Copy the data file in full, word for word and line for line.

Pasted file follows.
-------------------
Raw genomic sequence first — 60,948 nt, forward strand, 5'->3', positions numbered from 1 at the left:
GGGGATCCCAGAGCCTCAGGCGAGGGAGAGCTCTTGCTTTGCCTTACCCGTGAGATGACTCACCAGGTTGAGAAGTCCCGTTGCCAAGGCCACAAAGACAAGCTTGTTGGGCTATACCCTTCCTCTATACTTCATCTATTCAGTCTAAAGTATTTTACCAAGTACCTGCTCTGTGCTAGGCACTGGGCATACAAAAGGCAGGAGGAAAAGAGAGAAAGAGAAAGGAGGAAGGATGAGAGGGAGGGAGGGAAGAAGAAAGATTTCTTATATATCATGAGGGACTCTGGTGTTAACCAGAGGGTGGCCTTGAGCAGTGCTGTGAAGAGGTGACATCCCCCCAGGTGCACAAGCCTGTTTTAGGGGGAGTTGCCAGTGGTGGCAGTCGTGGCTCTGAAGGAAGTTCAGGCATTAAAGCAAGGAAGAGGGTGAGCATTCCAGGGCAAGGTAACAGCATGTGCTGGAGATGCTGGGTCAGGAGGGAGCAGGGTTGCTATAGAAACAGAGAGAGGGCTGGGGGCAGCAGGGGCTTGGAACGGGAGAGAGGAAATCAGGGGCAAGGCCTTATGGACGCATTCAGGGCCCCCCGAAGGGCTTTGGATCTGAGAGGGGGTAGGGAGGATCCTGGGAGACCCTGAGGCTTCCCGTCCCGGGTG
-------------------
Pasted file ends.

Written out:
Raw genomic sequence first — 60,948 nt, forward strand, 5'->3', positions numbered from 1 at the left:
GGGGATCCCAGAGCCTCAGGCGAGGGAGAGCTCTTGCTTTGCCTTACCCGTGAGATGACTCACCAGGTTGAGAAGTCCCGTTGCCAAGGCCACAAAGACAAGCTTGTTGGGCTATACCCTTCCTCTATACTTCATCTATTCAGTCTAAAGTATTTTACCAAGTACCTGCTCTGTGCTAGGCACTGGGCATACAAAAGGCAGGAGGAAAAGAGAGAAAGAGAAAGGAGGAAGGATGAGAGGGAGGGAGGGAAGAAGAAAGATTTCTTATATATCATGAGGGACTCTGGTGTTAACCAGAGGGTGGCCTTGAGCAGTGCTGTGAAGAGGTGACATCCCCCCAGGTGCACAAGCCTGTTTTAGGGGGAGTTGCCAGTGGTGGCAGTCGTGGCTCTGAAGGAAGTTCAGGCATTAAAGCAAGGAAGAGGGTGAGCATTCCAGGGCAAGGTAACAGCATGTGCTGGAGATGCTGGGTCAGGAGGGAGCAGGGTTGCTATAGAAACAGAGAGAGGGCTGGGGGCAGCAGGGGCTTGGAACGGGAGAGAGGAAATCAGGGGCAAGGCCTTATGGACGCATTCAGGGCCCCCCGAAGGGCTTTGGATCTGAGAGGGGGTAGGGAGGATCCTGGGAGACCCTGAGGCTTCCCGTCCCGGGTG